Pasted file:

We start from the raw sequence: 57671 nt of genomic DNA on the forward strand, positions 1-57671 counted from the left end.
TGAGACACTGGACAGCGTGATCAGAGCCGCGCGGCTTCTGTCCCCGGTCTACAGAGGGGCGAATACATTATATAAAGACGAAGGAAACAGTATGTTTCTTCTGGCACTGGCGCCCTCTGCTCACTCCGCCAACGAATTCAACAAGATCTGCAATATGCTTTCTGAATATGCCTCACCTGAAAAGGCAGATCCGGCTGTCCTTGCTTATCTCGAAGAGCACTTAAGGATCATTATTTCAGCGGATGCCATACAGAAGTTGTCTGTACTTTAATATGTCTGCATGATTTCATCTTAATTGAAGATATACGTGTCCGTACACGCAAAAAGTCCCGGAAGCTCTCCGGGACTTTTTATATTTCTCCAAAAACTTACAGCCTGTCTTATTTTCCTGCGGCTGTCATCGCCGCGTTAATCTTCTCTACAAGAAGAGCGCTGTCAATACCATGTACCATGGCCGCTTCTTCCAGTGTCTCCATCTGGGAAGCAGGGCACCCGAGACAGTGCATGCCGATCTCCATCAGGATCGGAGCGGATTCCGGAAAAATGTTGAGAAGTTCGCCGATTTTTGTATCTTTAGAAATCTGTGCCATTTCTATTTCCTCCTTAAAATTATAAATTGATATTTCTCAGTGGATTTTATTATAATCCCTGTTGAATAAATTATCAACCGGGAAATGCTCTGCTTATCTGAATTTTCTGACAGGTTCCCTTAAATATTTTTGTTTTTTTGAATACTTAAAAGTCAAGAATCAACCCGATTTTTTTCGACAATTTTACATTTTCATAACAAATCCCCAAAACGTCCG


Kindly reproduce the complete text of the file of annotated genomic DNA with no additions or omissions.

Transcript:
We start from the raw sequence: 57671 nt of genomic DNA on the forward strand, positions 1-57671 counted from the left end.
TGAGACACTGGACAGCGTGATCAGAGCCGCGCGGCTTCTGTCCCCGGTCTACAGAGGGGCGAATACATTATATAAAGACGAAGGAAACAGTATGTTTCTTCTGGCACTGGCGCCCTCTGCTCACTCCGCCAACGAATTCAACAAGATCTGCAATATGCTTTCTGAATATGCCTCACCTGAAAAGGCAGATCCGGCTGTCCTTGCTTATCTCGAAGAGCACTTAAGGATCATTATTTCAGCGGATGCCATACAGAAGTTGTCTGTACTTTAATATGTCTGCATGATTTCATCTTAATTGAAGATATACGTGTCCGTACACGCAAAAAGTCCCGGAAGCTCTCCGGGACTTTTTATATTTCTCCAAAAACTTACAGCCTGTCTTATTTTCCTGCGGCTGTCATCGCCGCGTTAATCTTCTCTACAAGAAGAGCGCTGTCAATACCATGTACCATGGCCGCTTCTTCCAGTGTCTCCATCTGGGAAGCAGGGCACCCGAGACAGTGCATGCCGATCTCCATCAGGATCGGAGCGGATTCCGGAAAAATGTTGAGAAGTTCGCCGATTTTTGTATCTTTAGAAATCTGTGCCATTTCTATTTCCTCCTTAAAATTATAAATTGATATTTCTCAGTGGATTTTATTATAATCCCTGTTGAATAAATTATCAACCGGGAAATGCTCTGCTTATCTGAATTTTCTGACAGGTTCCCTTAAATATTTTTGTTTTTTTGAATACTTAAAAGTCAAGAATCAACCCGATTTTTTTCGACAATTTTACATTTTCATAACAAATCCCCAAAACGTCCG